Harris, by way of contrast, has no particular axe to grind. His main concern is to provide an overview of the last years of Byzantium, which is solidly founded on the sources and which treats the period from 1402 to 1453 for itself and very much on its own terms. I think this may be the first time that this has been attempted. Harris clearly has a general rather than a specialist audience in mind because he is very careful to give references to sources in translation. His book is lucid; extremely well written with an excellent array of quotes and spread of information. He provides in purely literary terms the best short account of the siege of Constantinople and its aftermath that I know. His unrivalled knowledge of the Greek diaspora in the West also gives his book an extra dimension. Harris provides perceptive comments on individual episodes, but eschews general interpretation and has nothing to say about recent historiography of the period. He appears to accept the received opinion that Manuel II Palaiologos did enough to give Byzantium a fair chance of survival, but this came to nothing because of his son John VIII’s overambitious foreign policy. However, his conclusion suggests something much darker. It takes the form of an attempt to rehabilitate Andreas Palaiologos, who died at Rome in poverty in 1502. Born in January 1453 this prince was Manuel II’s eldest grandson and might in other circumstances have hoped to become emperor himself. Instead, he spent a life of exile taking his begging bowl around the courts of Europe. His life has always been judged an abject failure. Now Harris points out that he was not that different from other members of the house of Palaiologos. Had not his great grandfather John V found himself marooned in Venice for lack of funds? The Venetians were wary of advancing money to the Palaiologan emperors, because they knew there was little chance of ever getting it back. It has been calculated that by 1453 the Byzantine emperor owed the Venetians 585,000 hyperpyra, but this has to be set against a total indebtedness of 19,275,000 hyperpyra. Andreas’s grandfather Manuel II spent three uncomfortable years in the West looking for support. His uncle John VIII equally made a tour of the Italian and Hungarian courts. Incidentally, the only way that John VIII was able to kit himself out in fitting fashion to attend the Church Council of Ferrara-Florence in 1438 was by purloining alms sent from Russia for the upkeep of the monastery of the Pantokrator. Harris’s attempt to retrieve Andreas Palaiologos’s reputation only leaves the impression that Byzantium was in more of a mess in its closing years than even Ivan Djurić allowed in his notably pessimistic depiction of the Byzantine Empire in the reign of John VIII Palaiologos. There was, in other words, little hope for Byzantium; only a grim struggle for survival, which it was bound to lose.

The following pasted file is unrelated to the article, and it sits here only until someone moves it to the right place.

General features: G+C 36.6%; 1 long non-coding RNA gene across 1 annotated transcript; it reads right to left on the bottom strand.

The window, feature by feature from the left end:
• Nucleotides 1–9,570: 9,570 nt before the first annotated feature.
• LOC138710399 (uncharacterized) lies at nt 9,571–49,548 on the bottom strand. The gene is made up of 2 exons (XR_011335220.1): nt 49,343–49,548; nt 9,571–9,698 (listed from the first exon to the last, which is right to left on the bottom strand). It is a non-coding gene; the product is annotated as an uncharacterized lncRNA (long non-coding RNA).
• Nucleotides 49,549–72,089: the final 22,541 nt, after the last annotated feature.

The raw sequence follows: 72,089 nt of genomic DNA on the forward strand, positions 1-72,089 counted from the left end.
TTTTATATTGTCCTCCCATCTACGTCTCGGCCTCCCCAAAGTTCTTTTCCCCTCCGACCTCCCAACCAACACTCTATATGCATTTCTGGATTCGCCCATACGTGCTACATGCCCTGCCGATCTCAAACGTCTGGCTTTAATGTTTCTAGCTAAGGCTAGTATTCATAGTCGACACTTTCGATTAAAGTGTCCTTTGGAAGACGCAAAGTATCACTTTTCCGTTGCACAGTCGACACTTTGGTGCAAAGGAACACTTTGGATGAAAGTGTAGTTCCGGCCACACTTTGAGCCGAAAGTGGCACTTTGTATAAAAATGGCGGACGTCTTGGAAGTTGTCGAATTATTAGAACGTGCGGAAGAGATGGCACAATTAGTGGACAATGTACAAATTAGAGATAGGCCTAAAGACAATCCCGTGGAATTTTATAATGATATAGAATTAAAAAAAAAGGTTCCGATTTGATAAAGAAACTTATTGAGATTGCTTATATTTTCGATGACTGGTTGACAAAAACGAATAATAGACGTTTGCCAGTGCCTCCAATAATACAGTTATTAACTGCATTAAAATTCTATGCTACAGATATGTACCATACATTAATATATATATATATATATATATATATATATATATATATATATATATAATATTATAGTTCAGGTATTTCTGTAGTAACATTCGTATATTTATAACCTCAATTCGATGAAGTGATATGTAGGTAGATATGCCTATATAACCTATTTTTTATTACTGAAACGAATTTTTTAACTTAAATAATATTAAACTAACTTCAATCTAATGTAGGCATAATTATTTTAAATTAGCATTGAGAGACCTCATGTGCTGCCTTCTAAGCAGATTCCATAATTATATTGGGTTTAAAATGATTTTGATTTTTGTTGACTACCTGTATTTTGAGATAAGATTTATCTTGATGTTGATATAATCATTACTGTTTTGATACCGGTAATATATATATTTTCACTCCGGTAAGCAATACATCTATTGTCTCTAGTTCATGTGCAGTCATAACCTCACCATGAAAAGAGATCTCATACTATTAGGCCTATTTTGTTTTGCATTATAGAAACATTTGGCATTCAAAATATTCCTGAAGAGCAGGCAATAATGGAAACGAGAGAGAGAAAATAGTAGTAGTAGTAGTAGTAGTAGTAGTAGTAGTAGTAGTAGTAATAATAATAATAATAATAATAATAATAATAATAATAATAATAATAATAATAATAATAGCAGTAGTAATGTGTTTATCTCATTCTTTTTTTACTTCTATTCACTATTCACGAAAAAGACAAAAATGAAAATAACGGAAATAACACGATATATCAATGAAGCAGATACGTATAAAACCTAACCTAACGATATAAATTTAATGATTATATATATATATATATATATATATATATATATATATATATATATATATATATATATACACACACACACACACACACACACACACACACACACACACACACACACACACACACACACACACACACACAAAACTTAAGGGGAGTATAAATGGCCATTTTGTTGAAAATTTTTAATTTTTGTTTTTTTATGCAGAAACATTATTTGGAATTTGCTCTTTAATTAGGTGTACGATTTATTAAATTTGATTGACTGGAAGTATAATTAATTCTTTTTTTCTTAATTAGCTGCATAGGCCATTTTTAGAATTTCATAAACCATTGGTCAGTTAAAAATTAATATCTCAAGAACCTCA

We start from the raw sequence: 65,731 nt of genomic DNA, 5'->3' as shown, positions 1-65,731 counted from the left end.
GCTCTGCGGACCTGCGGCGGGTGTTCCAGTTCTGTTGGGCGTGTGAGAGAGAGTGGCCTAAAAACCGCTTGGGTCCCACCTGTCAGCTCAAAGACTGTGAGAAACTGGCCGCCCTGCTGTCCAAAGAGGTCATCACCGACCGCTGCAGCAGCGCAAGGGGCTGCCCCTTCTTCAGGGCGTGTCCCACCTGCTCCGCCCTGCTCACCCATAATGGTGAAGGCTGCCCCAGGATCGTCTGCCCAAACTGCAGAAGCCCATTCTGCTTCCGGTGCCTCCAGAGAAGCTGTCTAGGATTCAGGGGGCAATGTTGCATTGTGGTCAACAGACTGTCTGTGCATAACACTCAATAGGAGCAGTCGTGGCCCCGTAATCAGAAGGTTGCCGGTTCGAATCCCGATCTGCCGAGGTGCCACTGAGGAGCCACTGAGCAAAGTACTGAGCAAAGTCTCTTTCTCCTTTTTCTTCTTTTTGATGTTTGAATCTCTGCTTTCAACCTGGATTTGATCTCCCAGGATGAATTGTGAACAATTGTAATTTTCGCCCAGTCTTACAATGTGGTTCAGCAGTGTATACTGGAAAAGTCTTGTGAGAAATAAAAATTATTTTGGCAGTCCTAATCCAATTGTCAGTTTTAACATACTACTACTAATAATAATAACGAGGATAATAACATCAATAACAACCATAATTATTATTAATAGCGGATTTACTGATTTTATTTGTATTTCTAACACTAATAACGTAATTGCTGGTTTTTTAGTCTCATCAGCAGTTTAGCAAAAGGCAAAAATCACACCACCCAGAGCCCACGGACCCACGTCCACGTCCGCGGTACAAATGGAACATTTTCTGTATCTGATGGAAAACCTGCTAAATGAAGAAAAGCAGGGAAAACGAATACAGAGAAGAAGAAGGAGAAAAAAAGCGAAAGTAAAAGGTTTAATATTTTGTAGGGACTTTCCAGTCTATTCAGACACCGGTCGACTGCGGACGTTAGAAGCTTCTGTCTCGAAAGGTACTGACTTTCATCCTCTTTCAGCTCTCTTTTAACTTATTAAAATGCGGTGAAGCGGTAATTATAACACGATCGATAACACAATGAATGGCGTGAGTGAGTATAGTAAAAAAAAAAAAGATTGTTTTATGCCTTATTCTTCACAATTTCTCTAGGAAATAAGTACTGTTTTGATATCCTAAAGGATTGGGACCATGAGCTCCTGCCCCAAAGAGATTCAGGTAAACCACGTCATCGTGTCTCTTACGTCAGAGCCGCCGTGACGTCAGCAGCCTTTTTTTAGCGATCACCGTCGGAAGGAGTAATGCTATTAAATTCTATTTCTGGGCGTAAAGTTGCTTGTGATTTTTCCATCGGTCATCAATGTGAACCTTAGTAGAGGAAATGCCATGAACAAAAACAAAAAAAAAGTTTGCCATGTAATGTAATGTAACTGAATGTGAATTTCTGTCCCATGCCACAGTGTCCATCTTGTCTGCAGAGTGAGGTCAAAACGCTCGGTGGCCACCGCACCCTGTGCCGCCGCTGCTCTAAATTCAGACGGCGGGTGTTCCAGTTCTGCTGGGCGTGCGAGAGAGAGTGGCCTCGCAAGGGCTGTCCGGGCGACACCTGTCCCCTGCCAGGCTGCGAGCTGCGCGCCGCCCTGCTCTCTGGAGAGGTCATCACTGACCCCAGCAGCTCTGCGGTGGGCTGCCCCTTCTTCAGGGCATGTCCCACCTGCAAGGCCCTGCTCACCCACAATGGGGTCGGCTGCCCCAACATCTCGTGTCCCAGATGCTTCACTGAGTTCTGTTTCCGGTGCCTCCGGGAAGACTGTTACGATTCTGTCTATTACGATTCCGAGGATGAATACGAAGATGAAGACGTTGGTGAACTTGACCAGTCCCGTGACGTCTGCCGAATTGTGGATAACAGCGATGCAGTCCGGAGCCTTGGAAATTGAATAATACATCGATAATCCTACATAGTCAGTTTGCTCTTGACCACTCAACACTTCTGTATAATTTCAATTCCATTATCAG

In the recent historiography of late Byzantium Djurić is a dissenting voice. His contention is that Manuel II failed to make the most of the opportunities opened up by the Ottoman defeat in 1402 and bequeathed an almost impossible position to his son John VIII, who with great ingenuity ensured Byzantium’s survival in the face of rampant Ottoman expansion. Harris has Djurić’s book in his bibliography, but never once refers to it in his notes. It would have helped if Harris had addressed Djurić’s views directly, if only because they turn on a fundamental problem of late Byzantine history: how reliable a guide is George Sphrantzes? Of the late Byzantine histories his Chronikon is the most original and attractive, if not in terms of traditional Byzantine historiography the most accomplished. Its framework is that of the popular Short Chronicle, but its contents are more those of a commonplace book or journal, not unlike the ricordanze so frequently kept by Florentines. This provides an immediacy and apparent authenticity, which is not matched by other Byzantine histories. Sphrantzes was especially good at recording or possibly embroidering conversations. When Constantine XI wanted to send him on yet another diplomatic mission in search of a wife, the historian remonstrated that this must positively be the last. Otherwise, his wife would have every reason to divorce him, because he had been away from home so much on imperial service. This is an anecdote, which has the ring of truth about it. Sphrantzes becomes a man, whom the modern reader thinks he can know and trust. His judgements underpin virtually all political histories of late Byzantium. He had a high opinion of Manuel II and Constantine XI, both of whom he served personally, and a correspondingly low opinion of John VIII, with whom he had little to do. Harris is happy to follow Sphrantzes without subjecting his views to critical assessment. If he had, he would have produced a rather different book, which dealt in uncertainties rather than certainties. He is more concerned to set out what we can reasonably know about Byzantium’s final years. This often means passing over apparently important events without comment, as for example the extraordinary flight in 1450 of the Orthodox Patriarch Gregory Melissenos to the safety of Rome. In this particular case, any explanation soon turns into speculation. This is equally true of Constantine XI’s failure to go through with a coronation. This may be the most baffling mystery of Constantine XI’s reign, but Harris does not even mention it, almost certainly because it commands no agreed explanation. But Constantine’s lack of a coronation was noted at the time and clearly an important issue. It needs to be discussed, if only because it reveals the conflicting forces, with which Constantine XI had to contend on the eve of the final siege.